by Peter
(Ridgecrest, CA)

Central Pneumatic Compressor 40440 – good workhorse with cheap parts, check valve seems to be one of a kind. The important parts on the 40400 compressor seem to be tough, it’s the small parts that are cheap and break.

Central Pneumatic model 40400 air compressor

My very first compressor coming straight out of the box leaked like crazy: it would not shut off, because it couldn’t fill up. The next day I drove 85 miles (and that was one way) to where it was purchased and HFT did replace it, only after I told them how far away I lived. Luckily, the replacement has lasted me almost 8 years, unfortunately, with minor breakages.

First, the cheap plastic switch on top of the regulator broke off in the first 6 months, then within the first year or so the petcock broke, later the regulator’s body cracked. I didn’t buy the extended warrantee, so I ended up just taking those parts off.

I decided to buy a smaller regulator from HFT, but it didn’t fit and I still have it sitting in the garage – the gas would have cost more than the part to return it. I just went without all those parts for the next several years.

My 40400 compressor always had a very slow leak even after I used Teflon tape on the drain valve, which helped and I even put Teflon in the actual quick connector, which also helped until the tape got broken after a few rounds of putting the hose on and off – too much time and trouble to keep having to re-tape. Great prices, but the tolerances are inaccurate, especially on HFT’s quick connects.

Several months ago the leak got worse, but I could not locate it and thought maybe it might be leaking inside the engine itself. I haven’t used the compressor much, and only briefly when I did, so I let it go.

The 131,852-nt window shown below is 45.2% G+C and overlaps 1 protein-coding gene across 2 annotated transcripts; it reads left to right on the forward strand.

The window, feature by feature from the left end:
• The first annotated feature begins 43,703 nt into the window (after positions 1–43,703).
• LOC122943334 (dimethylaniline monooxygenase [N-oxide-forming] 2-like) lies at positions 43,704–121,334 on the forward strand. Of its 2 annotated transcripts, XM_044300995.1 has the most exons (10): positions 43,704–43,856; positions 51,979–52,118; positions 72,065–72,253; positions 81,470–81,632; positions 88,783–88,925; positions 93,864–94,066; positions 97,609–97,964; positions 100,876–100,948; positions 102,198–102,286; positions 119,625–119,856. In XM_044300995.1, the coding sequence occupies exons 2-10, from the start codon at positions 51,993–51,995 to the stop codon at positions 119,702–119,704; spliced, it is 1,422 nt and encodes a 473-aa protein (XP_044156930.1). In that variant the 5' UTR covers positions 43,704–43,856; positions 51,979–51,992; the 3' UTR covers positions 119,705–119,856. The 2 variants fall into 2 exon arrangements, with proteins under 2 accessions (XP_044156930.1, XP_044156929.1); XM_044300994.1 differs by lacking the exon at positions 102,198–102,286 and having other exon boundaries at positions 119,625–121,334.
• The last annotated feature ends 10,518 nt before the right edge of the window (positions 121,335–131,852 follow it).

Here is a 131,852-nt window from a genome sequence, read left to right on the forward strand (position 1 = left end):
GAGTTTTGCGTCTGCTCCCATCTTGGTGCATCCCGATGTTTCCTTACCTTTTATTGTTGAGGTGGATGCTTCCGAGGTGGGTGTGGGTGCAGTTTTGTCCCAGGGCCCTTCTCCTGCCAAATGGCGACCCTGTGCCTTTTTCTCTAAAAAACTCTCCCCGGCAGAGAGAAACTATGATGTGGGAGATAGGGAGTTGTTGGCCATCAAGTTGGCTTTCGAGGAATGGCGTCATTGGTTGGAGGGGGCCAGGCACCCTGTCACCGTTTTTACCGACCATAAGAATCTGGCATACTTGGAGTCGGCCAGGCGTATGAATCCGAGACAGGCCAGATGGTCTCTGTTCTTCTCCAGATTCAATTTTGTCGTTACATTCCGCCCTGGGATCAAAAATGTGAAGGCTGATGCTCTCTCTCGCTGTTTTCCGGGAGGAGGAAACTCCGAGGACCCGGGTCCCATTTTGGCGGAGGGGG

Finally I noticed the leak was at the check valve, so I carefully tightened it with a wrench (I applied hardly any pressure at all) and it blew. What cheap pot metal, I believe it was cracked the whole time only to get worse over time, I found the spring and the washer, but not any part of the face (or head) of the cap/plug. It must have disintegrated.

Now, I have searched many auto stores, hardware stores and everywhere online for months, but no other brands seem to have the same thread pattern, or are a different shape altogether. All I really need is the ¾” bolt-like plug (or perhaps it is called a cap), but the only similar parts I saw have a coarser thread. There are two sites online that have this model listed (40400), but state that there are no parts available other than a blow gun. I noticed they have other models of Central Pneumatic 8 gallon, 2 HP units (different numbers and shrouds), but don’t have a check valve. There is a part called “Unloader, Pressure Switch”, but it isn’t the same.

I am afraid, if I order something that looks right online, it would have something wrong such as the ones I have come across and would be a waste, because I would like to put the funds into a new compressor. Has anyone had any luck replacing the 40400’s check valve? If so, can you please share the brand name with us and where to get it? That boat from China really seems to be sunk.
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Peter, I share your pain.

What we save in buying a cheap air compressor initially is often used up in dealing with all of the problems that poor quality provide, including, in your case, driving the 85 miles each way.

However, it’s a trap we all fall into, and you need to resolve the problem.

That check valve purpose is to keep the air in the tank when the unloader valve is open (that’s when the compressor is stopped) so any check valve you can screw into the tank would do this. The unloader valve line is upstream from this check valve.

So, visit the plumbing store, find an in line check valve with the same threads, use brass fittings to modify it to accept the line from the tank and the tee over to the unloader, and you are good to go.